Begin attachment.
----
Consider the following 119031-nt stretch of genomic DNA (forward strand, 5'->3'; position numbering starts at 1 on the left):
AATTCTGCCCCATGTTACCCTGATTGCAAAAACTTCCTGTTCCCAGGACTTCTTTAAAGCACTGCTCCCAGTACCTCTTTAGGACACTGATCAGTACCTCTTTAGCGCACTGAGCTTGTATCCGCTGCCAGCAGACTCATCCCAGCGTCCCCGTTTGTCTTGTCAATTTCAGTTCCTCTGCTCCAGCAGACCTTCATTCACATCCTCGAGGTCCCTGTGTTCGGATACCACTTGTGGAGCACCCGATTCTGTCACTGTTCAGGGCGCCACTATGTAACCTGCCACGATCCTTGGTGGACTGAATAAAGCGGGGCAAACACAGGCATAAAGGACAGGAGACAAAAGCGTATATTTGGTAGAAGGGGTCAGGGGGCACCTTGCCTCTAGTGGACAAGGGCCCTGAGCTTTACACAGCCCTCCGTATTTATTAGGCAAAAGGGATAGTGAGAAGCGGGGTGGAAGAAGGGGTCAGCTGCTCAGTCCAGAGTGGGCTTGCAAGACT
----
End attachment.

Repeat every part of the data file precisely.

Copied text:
Consider the following 119031-nt stretch of genomic DNA (forward strand, 5'->3'; position numbering starts at 1 on the left):
AATTCTGCCCCATGTTACCCTGATTGCAAAAACTTCCTGTTCCCAGGACTTCTTTAAAGCACTGCTCCCAGTACCTCTTTAGGACACTGATCAGTACCTCTTTAGCGCACTGAGCTTGTATCCGCTGCCAGCAGACTCATCCCAGCGTCCCCGTTTGTCTTGTCAATTTCAGTTCCTCTGCTCCAGCAGACCTTCATTCACATCCTCGAGGTCCCTGTGTTCGGATACCACTTGTGGAGCACCCGATTCTGTCACTGTTCAGGGCGCCACTATGTAACCTGCCACGATCCTTGGTGGACTGAATAAAGCGGGGCAAACACAGGCATAAAGGACAGGAGACAAAAGCGTATATTTGGTAGAAGGGGTCAGGGGGCACCTTGCCTCTAGTGGACAAGGGCCCTGAGCTTTACACAGCCCTCCGTATTTATTAGGCAAAAGGGATAGTGAGAAGCGGGGTGGAAGAAGGGGTCAGCTGCTCAGTCCAGAGTGGGCTTGCAAGACT